“I spoke to you and you didn’t listen!” Tenisha Fearon, clad in sweatpants and a Gap athletic sweatshirt, told her godmother Louella Hatch, 76, outside of the 46th Precinct stationhouse as detectives took her to an awaiting squad car to be arraigned.
On Thursday, hours before little Junilah Lawrence plunged to her death, the 27-year-old — who was a state licensed day care provider at one time — told Hatch she feared “the devil was in her,” the older woman said.
The exchange brought Hatch to tears.
“She said that she was trying to talk to me, but I don’t know about her sickness,” Hatch told the Daily News. “I don’t understand what she’s talking about. But I love her and that’s what I wanted her to know. I’m going to be there for her.”
Fearon had nothing to say two hours later as she was ordered held without bail on murder charges.
She sheepishly stared at the floor as prosecutors recounted how she dangled and then dropped her youngest child out of the top floor window on Tiebout Ave. near E. 182nd St. in Fordham — as horrified neighbors screamed at her to bring the child back inside.
“This defendant stands before this court accused of committing one of the most horrific acts of violence against her 6-month-old daughter,” Bronx Assistant District Attorney Rene Aponte told Judge Kim Wilson.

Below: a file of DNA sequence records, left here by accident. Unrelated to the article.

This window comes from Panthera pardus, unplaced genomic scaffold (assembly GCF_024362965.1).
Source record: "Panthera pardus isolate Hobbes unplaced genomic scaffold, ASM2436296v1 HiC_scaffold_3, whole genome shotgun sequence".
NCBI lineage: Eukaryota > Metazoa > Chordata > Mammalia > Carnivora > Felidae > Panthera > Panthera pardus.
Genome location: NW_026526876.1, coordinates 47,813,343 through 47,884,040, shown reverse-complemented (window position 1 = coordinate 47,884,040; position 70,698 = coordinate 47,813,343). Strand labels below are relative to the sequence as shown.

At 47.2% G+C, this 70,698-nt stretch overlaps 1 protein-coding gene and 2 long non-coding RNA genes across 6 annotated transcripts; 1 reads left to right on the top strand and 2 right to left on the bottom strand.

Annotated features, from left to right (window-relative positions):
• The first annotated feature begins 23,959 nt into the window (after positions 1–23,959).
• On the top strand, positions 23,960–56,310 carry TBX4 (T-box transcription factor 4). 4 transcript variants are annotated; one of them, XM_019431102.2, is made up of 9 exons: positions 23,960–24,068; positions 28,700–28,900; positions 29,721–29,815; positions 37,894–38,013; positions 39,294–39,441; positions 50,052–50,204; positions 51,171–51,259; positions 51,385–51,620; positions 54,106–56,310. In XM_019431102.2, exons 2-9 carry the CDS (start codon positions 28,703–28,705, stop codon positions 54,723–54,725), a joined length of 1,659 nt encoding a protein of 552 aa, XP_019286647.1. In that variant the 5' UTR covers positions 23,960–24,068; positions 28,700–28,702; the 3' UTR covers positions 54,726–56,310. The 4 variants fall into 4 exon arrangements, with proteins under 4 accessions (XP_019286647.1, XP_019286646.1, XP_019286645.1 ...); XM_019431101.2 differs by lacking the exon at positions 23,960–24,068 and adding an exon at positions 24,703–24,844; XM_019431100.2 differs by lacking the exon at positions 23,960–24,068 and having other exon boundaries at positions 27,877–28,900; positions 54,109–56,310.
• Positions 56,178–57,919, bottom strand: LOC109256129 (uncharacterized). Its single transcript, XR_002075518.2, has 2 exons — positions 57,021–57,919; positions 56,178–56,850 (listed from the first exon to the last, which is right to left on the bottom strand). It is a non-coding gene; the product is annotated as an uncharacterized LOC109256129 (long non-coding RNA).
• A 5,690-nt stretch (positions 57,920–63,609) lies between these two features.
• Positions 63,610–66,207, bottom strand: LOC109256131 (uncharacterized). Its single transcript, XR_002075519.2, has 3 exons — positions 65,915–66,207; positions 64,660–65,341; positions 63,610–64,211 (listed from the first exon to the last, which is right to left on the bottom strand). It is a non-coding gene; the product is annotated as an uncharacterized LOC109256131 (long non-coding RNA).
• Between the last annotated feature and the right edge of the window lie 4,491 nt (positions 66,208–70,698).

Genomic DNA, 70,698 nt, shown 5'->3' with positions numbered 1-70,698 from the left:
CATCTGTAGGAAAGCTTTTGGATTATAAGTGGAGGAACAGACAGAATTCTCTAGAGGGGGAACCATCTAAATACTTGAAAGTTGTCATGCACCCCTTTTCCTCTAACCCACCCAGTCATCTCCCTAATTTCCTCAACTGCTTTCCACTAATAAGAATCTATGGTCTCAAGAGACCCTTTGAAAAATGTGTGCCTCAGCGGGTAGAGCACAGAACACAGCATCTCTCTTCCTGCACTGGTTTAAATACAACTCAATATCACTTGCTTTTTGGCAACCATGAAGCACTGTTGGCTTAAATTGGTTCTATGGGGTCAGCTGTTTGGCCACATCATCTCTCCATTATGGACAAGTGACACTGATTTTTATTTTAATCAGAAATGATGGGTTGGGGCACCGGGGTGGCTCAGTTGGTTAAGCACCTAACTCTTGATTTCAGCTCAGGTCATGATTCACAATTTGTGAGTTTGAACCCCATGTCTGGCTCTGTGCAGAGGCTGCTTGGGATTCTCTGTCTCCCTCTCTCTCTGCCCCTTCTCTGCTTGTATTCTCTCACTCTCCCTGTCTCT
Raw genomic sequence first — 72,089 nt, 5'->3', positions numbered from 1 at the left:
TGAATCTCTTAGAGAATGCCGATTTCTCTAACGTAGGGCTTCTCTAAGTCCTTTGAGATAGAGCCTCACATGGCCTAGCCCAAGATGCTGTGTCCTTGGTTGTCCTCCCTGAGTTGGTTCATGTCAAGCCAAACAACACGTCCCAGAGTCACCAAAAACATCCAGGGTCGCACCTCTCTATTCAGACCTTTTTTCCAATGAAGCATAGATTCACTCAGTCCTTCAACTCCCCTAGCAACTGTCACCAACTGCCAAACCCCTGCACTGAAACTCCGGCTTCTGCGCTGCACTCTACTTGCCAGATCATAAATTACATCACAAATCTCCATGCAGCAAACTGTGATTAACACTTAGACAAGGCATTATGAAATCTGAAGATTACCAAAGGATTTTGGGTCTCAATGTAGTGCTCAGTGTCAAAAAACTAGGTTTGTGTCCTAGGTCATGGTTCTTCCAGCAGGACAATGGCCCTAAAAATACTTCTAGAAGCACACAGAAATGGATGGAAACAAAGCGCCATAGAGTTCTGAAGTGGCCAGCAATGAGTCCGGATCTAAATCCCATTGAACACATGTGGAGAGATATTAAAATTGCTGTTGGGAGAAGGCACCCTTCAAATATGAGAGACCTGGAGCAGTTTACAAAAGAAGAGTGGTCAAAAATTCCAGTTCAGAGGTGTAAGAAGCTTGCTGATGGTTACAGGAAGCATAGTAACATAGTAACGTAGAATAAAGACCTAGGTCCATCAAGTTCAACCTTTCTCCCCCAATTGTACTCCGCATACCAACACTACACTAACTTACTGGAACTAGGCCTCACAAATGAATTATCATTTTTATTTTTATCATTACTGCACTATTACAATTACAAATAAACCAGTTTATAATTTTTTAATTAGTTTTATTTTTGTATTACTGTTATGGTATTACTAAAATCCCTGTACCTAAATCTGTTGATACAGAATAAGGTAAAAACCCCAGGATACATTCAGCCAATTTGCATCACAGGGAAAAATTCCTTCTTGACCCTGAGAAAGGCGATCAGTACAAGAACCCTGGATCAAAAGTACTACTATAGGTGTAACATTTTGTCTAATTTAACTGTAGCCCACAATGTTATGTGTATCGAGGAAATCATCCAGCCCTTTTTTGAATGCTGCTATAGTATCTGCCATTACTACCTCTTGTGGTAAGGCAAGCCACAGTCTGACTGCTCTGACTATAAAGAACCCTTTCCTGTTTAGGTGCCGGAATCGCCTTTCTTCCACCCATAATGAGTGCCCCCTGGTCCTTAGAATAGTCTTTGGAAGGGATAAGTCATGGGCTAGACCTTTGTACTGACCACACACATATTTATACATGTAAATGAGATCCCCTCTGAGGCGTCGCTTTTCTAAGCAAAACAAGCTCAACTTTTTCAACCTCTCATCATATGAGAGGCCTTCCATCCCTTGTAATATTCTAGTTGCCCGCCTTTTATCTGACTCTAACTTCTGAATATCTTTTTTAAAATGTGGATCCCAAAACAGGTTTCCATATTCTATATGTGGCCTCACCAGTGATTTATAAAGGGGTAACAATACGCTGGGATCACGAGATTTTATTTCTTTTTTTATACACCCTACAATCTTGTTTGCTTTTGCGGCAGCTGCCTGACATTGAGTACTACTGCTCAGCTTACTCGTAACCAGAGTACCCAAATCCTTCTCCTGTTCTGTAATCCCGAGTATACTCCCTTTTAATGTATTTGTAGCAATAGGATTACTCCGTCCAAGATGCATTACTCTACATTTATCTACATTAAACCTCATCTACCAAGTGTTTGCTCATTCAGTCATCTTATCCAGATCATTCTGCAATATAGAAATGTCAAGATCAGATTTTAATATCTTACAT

Judge Wilson ordered Fearon receive a psychiatric evaluation and be held in protective custody.
Witnesses heard a stark naked Fearon scream “We’re all going to die!” before she sent Junilah to her death on Thursday.
Then, in a bizarre, ritualistic scene, Fearon lay on the floor surrounded by her other three children. The three kids — two girls and a boy — were also naked and lying on their backs, according to next-door neighbor Gregorio Lopez.
Lopez, 47, ran to the roof after he heard neighbors scream and saw Fearon through a window, he said.
Junilah’s broken body was found on the pavement, officials said. Emergency workers rushed the infant to St. Barnabas Hospital, where she was pronounced dead an hour later.
Cops had to break down the apartment door to get inside and free Fearon’s children.
Witness Lizette Rodriguez, 48, said Fearon was seen throwing things out her window before Junilah was cast out.
“She was screaming, ‘We’re all gonna die’ and ‘Hallelujah’ and ‘Praise the Lord!’” Rodriguez said.
A spokesman for the state Office of Children and Family Services said Fearon was a registered family day care provider from 2013 to 2015. During that time there were “no complaints or violations,” spokesman Steve Flamisch said.
Her registration allowed her to care for six children a day and two additional children before and after school.
“Her registration expired on April 30 and she did not apply for renewal,” Flamisch said. “Her program is closed."
As with all applicants, Fearon underwent an extensive background check as well as site visits before she could be licensed, a source with knowledge of the application process said. No red flags were raised at that time, the source said.
Hatch, who’s known Fearon since she was a child and treated her like her own daughter, said the young woman is mentally ill and needs help.
"You could charge her with whatever, if you don't get her the medication and treatment she needs, it's not gonna work."
This is what she looks like on facebook …….
In real life ……..
On facebook ……
In real life ………